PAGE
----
☕ Book Break ☕ |The Boy In The Black Suit by Jason Reynolds #popsugarreadingchallenge

#popsugarreadingchallenge

A Book With Clothing on The Cover

The Boy in the Black Suit by Jason Reynolds

Sixteen year old Matt wears a black suit every day, not because his mother dies, but for his job at the funeral home. That and his habit of sitting in on services. He’s looking for a way to deal with his grief, and encounters a girl who might just know the answer. He sure won’t find help from his dad, who seems to be trying to drown his sorrow in a bottle.

My heart broke a little bit with every page. 

The voice and sense of place drew me into his world. I would not hesitate to recommend this for anyone from pre-teens to adults. 

A true page turner. Happy-sad. A bit of romance. Realistic, coming of age.  A perfect book for teens about coming to terms with grief of any sort.

Go get it. Recommended for all.

Characters

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All the Feels

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Relatable

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Storyline

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Engaging

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Well Written

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Gritty Contemporary Christian YA: Interview with Author Brian McBride

 

Haunted by the last question their mother ever asked them, the Greyson brothers struggle to cope with their grief and adjust to life after tragedy.

Semi-popular sixteen-year-old Liam spends his nights performing as the lead singer of his high school indie alternative/rock band, Liam and the Landmarks. But something happened to Liam four years ago at his friend’s house – a secret Liam will take to his grave. But in small towns like Summit, Colorado, secrets always seem to find their way out.

Twenty-four-year-old Ezra thought that he could cure his grief when he left Summit behind for a prestigious art school in Chicago, but things only got worse. Now a college dropout working at a gas station mini mart, he turns to alcohol, prescription painkillers, and meaningless one-night stands. But Ezra can’t run forever – life always catches up with you.

With abrasively honest dual-perspective narratives, Every Bright and Broken Thing illustrates the unbreakable bond between brothers and the power in coming home.

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Bookstagrammer, blogger, and author Sunny Huck shared about Brian’s work on her Instagram and peaked my interest so I had to talk with him.

DJS: Your novels are contemporary and gritty. What drives you to write about the issues you do?

BM: Some of it is personal experience; a lot of the issues I write about are things that myself or others I know have faced. Depression, self-harm, mental illness, sexual abuse and assault, domestic violence, addiction, etc…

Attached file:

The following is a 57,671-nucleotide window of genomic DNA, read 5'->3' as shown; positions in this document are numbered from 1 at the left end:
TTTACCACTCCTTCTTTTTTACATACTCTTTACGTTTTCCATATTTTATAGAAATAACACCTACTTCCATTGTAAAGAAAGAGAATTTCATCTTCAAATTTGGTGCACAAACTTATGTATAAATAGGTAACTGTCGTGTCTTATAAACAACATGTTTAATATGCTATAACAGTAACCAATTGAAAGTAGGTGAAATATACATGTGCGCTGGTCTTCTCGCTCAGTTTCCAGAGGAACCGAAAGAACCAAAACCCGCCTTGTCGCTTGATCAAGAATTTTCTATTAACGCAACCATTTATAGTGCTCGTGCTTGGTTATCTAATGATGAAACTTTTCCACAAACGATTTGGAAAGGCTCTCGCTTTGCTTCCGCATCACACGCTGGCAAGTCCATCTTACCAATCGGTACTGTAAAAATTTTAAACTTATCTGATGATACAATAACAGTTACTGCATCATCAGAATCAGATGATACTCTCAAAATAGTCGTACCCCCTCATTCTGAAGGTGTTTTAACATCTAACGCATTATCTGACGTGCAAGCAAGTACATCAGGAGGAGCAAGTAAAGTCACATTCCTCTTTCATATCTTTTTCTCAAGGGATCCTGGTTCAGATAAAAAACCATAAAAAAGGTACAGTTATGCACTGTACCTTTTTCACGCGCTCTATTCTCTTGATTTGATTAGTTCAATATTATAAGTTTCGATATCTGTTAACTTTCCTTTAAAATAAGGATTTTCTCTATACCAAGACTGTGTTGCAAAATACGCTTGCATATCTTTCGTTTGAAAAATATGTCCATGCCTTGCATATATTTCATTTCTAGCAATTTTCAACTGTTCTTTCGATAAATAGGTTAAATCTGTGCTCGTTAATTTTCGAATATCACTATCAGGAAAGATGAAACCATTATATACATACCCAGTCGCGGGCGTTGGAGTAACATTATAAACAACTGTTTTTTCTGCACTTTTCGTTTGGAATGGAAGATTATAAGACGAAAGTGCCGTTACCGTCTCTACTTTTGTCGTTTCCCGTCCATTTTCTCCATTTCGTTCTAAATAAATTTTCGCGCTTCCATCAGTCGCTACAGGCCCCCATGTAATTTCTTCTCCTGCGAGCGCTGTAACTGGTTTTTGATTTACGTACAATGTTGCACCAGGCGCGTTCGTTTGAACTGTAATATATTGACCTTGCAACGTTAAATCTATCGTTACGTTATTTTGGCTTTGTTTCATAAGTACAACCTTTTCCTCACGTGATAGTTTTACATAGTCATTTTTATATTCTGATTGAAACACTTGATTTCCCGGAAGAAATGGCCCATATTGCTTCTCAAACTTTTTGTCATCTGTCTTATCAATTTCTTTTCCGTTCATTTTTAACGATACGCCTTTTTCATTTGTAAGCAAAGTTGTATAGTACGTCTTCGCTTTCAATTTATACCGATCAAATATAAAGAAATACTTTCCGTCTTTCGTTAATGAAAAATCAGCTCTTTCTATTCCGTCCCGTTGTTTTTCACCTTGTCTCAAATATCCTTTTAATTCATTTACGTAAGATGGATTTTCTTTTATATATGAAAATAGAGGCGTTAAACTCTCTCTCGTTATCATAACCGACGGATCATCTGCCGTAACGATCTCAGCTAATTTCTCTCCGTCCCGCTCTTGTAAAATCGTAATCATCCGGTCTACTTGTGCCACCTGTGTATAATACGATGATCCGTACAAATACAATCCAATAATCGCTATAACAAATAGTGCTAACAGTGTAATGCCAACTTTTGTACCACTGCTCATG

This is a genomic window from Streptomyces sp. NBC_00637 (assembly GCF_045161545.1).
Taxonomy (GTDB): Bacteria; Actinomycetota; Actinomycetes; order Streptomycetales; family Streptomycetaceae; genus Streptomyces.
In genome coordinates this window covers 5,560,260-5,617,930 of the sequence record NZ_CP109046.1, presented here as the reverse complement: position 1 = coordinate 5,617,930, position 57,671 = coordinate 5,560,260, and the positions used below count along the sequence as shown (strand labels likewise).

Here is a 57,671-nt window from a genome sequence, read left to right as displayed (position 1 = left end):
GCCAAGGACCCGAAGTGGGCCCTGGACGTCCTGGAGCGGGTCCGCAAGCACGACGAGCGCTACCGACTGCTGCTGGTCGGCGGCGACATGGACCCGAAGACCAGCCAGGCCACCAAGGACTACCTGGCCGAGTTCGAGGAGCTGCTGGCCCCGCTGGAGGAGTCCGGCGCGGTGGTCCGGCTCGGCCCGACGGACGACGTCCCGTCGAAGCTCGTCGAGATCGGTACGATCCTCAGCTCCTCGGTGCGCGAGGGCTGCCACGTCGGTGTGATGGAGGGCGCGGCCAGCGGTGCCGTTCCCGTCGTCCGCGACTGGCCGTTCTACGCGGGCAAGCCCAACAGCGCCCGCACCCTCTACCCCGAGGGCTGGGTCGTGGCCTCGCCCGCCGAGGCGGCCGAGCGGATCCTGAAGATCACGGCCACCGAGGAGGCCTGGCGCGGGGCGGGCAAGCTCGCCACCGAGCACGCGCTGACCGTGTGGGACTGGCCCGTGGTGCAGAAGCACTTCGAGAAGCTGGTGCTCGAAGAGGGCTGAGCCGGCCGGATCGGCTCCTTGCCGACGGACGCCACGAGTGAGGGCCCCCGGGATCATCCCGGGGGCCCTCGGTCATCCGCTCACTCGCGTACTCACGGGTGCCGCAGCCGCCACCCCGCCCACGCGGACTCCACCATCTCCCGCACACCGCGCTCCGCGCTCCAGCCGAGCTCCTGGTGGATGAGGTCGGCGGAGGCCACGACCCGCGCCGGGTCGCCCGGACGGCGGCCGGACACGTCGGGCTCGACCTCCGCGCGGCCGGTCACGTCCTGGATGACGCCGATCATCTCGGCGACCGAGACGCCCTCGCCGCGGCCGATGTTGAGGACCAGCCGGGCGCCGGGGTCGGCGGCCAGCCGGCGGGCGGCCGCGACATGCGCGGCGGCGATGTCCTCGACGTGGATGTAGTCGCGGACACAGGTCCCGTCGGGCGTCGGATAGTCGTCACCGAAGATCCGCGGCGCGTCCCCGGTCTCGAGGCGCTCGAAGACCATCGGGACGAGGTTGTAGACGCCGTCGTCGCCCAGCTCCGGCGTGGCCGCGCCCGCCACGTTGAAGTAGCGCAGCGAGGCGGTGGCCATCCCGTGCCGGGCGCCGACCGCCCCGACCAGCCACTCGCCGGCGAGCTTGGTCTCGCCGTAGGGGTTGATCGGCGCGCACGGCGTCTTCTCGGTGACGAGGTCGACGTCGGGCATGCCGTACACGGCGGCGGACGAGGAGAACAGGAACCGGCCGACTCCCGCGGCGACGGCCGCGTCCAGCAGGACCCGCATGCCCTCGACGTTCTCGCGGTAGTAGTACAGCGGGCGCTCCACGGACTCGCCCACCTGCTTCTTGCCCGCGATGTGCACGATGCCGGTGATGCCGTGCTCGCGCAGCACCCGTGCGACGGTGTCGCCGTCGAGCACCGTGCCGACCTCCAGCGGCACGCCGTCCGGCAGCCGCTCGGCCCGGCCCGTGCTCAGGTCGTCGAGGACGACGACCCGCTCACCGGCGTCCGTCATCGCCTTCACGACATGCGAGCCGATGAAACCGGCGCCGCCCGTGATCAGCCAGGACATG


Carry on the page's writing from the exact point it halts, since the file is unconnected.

But some of it is also that there’s a severe lack in the YA market – specifically the Christian YA market – of stories that deal with these things. I can’t name even five Christian YA Contemporary novels that could be comparable to, say, the stories John Green, Amber Smith, or Stephen Chbosky write. The Christian Fiction industry seems to think YA Fantasy novels are the only kind worth publishing. I disagree. I doubt I can fill this gap completely by myself, but maybe I can encourage other Christian authors of YA Contemporary to share their stories, too – THEN we’ll fill the gap!

DJS: What has been the most gratifying about writing realistic Christian fiction for young people?

BM: Hearing the stories of how my books have given people a new view of themselves, of the value of life, of faith and hope, and most importantly of Jesus. Hearing all those stories has been the highlight of this experience. 

DJS: Liam and Ezra go through some pretty harrowing times before they begin their healing journey in Every Bright and Broken Thing. Will you write any more of their story?

I don’t have any new stories simmering for Liam and Ezra right now. But I have a short story or novella I may or may not be planning to carry on Lincoln’s story. But anything is possible. If a good idea comes, I won’t say no to revisiting my boys in Summit. 

DJS: Every Bright and Broken Thing is the story of two brothers dealing with loss and how they react. In a few sentences, what would you say to those who want to support families going through grief?

BM: Hold onto them and don’t let go. I remember a time when I was far away from the Lord and was getting into some bad stuff, but my parents refused to let go. Some parents will kind of back off and say, “oh, well they’re adults now. They have to make their own choices.” But my parents weren’t about to let me go. They held on for months and months. I literally would not be alive today if it weren’t for the fierce, fighting kind of love my parents have for me.

In Every Bright, we see Mr. Greyson grapple with his own suffering and even come to realize how he allowed his grief to cause him to not hold onto his sons like he should. Mr. Greyson had to determine once again that he was going to hold onto his boys. In that, we see a father who was broken become strong again.